Instantaneous Measurement of Printed Circuit Boards (PCBs)

Instantaneous Measurement of Printed Circuit Boards (PCBs)

In recent years, devices such as smartphones, tablets, and wearables have become smaller, with lower profiles and higher functionality. The PCBs and other components used in these devices have also become smaller, denser, and more multilayered. This has resulted in an increased demand for more detailed product inspection and analysis. KEYENCE’s latest model of the VK-X Series is capable of repeat measurements, automatic measurement of multiple locations of the same target, and creation of OK/NG analysis templates. This section introduces technical information related to PCBs and PCB-mounted components along with example inspections using 3D surface profilers.

Printed Circuit Board

The term PCB is used to refer to printed circuit boards that have components mounted. Boards without mounted components are called PWBs (Printed Wiring Boards).

Types of Printed Boards

Single-sided board (One-layer board)

A layer of copper foil is attached on one side of the board.
This type has non-through holes that are made by drilling or punching and aren’t plated. They are mainly used for mass produced electronic appliances for consumer use to reduce production costs.

Non-through hole
Copper foil
Double-sided board (Two-layer board)

Copper foils are attached on both sides of the board.
The cost is slightly higher than a single-sided board, but the space for wiring and mounting is doubled, so the size of the board can be smaller. This benefit is why they are widely used for electronic devices.

Through hole
Copper foil
Multi-layer board

Multi-layered PCBs include copper foils and insulating layers called prepreg. There are 4-layer, 6-layer, and 8-layer boards. The more layers a board has, the more complicated the structure and the higher the manufacturing cost. Power supply and typical signal lines can be placed inside of the board, which increases the space on the surface and mounting density.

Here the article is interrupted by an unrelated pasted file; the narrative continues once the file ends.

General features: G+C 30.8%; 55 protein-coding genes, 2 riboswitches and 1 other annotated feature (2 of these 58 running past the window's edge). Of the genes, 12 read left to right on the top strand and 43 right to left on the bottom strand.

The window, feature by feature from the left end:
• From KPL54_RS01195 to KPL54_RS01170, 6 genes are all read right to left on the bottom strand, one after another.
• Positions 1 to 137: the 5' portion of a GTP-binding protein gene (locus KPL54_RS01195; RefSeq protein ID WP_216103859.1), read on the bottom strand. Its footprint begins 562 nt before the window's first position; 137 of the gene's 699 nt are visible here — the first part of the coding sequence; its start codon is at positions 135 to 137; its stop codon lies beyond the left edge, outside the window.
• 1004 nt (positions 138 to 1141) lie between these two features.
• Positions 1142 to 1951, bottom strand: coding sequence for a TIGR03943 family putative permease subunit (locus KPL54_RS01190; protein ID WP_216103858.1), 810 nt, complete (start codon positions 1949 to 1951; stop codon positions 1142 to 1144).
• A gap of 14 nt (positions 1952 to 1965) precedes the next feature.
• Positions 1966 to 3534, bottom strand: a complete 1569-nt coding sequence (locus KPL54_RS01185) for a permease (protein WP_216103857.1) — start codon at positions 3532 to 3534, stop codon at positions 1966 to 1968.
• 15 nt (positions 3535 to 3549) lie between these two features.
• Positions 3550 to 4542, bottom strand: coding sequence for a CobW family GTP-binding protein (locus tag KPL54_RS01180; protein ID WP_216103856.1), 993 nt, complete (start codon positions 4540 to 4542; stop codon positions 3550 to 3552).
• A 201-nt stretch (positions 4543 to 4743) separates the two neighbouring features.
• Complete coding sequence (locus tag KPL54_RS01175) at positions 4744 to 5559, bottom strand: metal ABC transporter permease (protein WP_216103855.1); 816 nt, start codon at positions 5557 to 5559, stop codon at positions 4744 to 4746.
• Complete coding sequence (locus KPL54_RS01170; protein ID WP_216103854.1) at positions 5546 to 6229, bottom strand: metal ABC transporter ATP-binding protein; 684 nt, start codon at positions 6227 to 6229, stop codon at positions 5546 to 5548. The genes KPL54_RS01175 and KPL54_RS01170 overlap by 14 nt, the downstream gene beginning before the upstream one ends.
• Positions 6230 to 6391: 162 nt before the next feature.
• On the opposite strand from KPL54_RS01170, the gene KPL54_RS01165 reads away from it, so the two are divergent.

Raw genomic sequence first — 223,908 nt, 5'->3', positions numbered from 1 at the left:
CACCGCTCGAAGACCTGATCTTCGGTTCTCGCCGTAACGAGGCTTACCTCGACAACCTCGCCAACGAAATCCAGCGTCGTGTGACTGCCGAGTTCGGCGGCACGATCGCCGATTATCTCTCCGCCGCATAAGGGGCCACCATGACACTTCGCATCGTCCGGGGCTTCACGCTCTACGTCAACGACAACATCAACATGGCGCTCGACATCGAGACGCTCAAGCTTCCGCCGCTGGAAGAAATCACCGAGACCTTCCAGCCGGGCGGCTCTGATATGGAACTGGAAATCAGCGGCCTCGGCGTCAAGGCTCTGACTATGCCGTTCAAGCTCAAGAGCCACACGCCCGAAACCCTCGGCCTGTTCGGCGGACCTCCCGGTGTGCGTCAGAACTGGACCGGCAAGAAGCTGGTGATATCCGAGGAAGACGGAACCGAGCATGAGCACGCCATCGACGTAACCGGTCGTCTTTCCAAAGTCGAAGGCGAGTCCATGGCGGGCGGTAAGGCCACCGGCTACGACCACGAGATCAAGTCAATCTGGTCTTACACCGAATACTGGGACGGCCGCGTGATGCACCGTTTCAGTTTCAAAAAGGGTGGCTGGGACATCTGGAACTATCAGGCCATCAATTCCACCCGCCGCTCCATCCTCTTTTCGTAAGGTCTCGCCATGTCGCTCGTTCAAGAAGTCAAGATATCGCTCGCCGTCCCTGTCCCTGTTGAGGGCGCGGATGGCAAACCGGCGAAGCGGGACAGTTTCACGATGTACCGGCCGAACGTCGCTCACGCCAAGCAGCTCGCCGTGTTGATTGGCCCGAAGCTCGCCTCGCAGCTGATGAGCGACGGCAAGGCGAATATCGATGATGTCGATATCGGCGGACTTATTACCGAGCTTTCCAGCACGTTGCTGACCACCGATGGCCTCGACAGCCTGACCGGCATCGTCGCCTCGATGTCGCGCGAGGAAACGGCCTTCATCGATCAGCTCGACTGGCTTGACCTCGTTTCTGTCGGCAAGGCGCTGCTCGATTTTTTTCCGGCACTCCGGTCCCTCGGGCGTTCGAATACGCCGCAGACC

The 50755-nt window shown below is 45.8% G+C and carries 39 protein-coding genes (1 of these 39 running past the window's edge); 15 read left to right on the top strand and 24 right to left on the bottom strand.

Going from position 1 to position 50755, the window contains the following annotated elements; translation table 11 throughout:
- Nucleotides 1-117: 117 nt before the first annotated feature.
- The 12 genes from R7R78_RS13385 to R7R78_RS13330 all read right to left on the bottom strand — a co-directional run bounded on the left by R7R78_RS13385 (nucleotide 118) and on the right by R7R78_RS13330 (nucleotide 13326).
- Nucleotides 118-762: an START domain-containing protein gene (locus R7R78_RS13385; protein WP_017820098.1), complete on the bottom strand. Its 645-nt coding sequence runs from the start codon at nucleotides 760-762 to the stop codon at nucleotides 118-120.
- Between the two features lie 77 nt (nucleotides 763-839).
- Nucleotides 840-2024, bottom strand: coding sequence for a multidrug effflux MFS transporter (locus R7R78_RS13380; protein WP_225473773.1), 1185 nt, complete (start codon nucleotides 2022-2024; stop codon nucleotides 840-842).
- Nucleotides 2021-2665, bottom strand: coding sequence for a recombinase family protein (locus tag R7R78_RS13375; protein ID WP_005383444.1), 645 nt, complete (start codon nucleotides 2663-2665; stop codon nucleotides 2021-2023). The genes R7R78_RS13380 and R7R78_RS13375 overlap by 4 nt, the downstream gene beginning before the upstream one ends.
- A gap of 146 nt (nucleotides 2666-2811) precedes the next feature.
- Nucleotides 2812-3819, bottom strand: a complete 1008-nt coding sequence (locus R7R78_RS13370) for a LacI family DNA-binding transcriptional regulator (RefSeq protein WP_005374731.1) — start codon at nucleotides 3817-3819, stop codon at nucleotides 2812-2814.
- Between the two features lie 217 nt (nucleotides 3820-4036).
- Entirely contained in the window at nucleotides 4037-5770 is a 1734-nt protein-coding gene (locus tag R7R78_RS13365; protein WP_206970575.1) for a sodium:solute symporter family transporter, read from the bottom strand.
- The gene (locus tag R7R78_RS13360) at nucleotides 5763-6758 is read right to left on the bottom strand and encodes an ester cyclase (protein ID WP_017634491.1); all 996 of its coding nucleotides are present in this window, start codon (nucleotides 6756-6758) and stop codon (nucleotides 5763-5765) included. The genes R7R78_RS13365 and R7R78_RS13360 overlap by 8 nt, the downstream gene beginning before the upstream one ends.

Through hole
Copper foil
Flexible board

Flexible boards are commonly used to fit inside moving parts or cases that fold. Film materials, including polyimide, are used for these boards. The boards are thin and have a flexible structure.

PCB and PCB-Mounted Component Inspection Examples

Warpage inspection
The height color display makes it possible to visualize warpage.
The surface measurement function can also automatically measure the maximum and minimum surface points.
Automatic inspection of mounted component heights
Focus variation mode allows for automatic inspection of various targets over a measurement area 16 times larger than that of conventional products.

How to Mount PCBs

PCB mounting is the process of bonding electronic parts on a PCB to make electronic circuits.
Soldering is used to bond the parts. There are two methods of bonding: IMT (Insertion Mount Technology) and SMT (Surface Mount Technology).

IMT: Insertion Mount Technology

Leads are inserted into through holes on the PCB and soldered. As more components are placed on the board, the board size must be increased. Electronic parts that have leads wired downward from the packages for IMT are called DIP (Dual In-line Package) components.

DIP components

SMT: Surface Mount Technology